You may have seen some braille readers, but yes, too costly. But now for making things easier for the visually impaired and partial sighted people, a new kindly-style Braille eReader is coming and it is affordable than the current ones. Also, the currently available Refreshable Braille displays are limited by the amount of text they display. This is limited sometimes to only a single line of text.
Dr Sile O’Modhrain, an associate professor of information at the University of Michigan and her team is developing the Braille eReader which is a full page refreshable Braille tablet. It works like e-Ink used in Kindles.
Led by Dr Sile O’Modhrain, an associate professor of information at the University of Michigan, the team are developing a full page refreshable Braille tablet that works much like the e-Ink used in Kindles and other e-reading devices. They say it will allow people to feel entire pages of text while also helping to display tactile graphs and even graphics.
Image Credit: University of Michigan
The ‘Braille Kindle’ (artist’s impression illustrated) could make reading text and working with graphs easier for millions.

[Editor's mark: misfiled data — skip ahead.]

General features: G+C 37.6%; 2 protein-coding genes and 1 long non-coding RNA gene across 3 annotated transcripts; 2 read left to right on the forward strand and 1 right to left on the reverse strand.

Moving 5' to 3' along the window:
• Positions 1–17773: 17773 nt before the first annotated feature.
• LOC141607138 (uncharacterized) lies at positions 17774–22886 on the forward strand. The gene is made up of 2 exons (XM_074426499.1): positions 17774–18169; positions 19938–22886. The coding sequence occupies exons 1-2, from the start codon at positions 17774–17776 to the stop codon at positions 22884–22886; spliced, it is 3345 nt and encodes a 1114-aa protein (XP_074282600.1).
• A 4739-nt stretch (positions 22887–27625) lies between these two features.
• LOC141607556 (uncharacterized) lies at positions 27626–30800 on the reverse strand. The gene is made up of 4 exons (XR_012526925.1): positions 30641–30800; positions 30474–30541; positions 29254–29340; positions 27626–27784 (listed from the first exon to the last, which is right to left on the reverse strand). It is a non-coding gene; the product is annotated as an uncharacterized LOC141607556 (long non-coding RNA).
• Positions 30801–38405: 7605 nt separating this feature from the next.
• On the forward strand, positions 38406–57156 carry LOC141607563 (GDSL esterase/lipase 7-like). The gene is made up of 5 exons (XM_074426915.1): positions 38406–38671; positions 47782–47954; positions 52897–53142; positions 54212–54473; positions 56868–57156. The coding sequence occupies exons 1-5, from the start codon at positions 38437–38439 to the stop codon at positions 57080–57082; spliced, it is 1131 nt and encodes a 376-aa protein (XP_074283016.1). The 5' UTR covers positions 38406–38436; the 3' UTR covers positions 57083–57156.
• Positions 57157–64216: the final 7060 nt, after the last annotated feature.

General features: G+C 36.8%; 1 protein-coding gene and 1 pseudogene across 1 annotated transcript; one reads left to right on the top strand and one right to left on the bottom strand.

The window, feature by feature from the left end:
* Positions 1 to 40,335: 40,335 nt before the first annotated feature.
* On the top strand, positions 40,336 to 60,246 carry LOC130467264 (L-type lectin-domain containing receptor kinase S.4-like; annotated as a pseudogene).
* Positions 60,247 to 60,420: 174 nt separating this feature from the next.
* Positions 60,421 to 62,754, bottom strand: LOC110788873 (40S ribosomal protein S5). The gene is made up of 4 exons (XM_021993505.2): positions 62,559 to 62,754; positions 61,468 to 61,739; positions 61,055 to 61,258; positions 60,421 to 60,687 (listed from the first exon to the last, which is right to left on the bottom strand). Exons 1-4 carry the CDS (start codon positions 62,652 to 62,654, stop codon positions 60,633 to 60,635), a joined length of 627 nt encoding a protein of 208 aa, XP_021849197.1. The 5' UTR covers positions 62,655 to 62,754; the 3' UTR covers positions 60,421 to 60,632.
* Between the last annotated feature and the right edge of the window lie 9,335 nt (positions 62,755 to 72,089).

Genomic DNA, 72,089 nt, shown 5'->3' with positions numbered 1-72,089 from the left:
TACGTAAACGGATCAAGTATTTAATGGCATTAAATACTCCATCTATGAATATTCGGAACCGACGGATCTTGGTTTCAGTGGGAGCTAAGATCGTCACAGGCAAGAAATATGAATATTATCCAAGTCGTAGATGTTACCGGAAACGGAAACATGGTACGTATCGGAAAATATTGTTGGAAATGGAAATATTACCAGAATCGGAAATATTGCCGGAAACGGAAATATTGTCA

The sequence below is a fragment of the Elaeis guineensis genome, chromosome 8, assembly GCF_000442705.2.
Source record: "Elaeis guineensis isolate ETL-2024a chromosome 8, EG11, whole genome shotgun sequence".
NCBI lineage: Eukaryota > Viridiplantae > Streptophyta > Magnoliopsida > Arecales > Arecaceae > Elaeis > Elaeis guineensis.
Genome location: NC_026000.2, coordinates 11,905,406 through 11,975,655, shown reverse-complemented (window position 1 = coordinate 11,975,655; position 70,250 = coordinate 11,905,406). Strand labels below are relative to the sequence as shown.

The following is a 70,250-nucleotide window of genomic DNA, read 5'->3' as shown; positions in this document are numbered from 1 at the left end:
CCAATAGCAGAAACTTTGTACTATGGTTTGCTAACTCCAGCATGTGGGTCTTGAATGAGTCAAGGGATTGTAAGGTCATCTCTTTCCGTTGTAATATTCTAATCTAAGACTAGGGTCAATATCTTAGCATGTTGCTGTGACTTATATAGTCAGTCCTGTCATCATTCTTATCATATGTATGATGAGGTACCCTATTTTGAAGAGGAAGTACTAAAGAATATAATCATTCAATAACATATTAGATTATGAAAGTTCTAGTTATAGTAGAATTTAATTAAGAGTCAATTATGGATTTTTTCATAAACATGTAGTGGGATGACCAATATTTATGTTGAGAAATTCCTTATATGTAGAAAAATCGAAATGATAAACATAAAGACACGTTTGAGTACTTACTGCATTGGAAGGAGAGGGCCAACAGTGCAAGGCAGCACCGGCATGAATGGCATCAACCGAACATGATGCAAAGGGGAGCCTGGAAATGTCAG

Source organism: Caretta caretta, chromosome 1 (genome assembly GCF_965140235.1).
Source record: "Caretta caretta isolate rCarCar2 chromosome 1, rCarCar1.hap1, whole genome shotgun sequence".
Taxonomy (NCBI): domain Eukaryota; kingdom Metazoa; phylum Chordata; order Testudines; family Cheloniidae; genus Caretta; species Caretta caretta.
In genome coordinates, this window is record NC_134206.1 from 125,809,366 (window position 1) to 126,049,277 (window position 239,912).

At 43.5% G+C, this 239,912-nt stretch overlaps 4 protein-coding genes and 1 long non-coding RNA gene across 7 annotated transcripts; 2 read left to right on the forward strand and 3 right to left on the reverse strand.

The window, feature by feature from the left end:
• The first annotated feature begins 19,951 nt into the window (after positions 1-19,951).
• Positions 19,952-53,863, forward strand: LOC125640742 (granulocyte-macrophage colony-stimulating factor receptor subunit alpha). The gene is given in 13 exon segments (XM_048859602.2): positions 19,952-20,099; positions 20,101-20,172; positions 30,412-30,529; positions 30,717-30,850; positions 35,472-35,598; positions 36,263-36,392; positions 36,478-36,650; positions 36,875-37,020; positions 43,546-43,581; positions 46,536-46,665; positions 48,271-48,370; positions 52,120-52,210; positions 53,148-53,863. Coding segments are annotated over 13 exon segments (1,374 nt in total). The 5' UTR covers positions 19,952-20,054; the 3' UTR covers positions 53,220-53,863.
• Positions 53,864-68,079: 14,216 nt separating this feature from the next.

Imagine having a Kindle, that isn’t a visual Kindle, but instead has a tactile surface that can be read by a person who is blind, using Braille.
Alexander Rossomanno, a graduate student research assistant in Dr O’Modhrain’s lab stated,
You can’t do much with a single line. It’s hard to read for one… but also, you can’t do things like graphs, you can’t do spreadsheets, you can’t do any kind of spatially distributed information.
The Braille readers available for people right now are expensive and difficult to use while on the move. The team have transferred the Braille dots to an entirely pneumatic system that can use air of flush to push up small plastic pins from an 8 x 7 grid, forming Braille letters. The outcome is a bubbled surface that could represent a while page of text that is portable and small.
Dr O’Modhrain further stated,
That means that we’re able to produce a display that’s a lot cheaper than existing displays which rely on electronics.’
The project, which started in 2013, has a projected end date of September this year.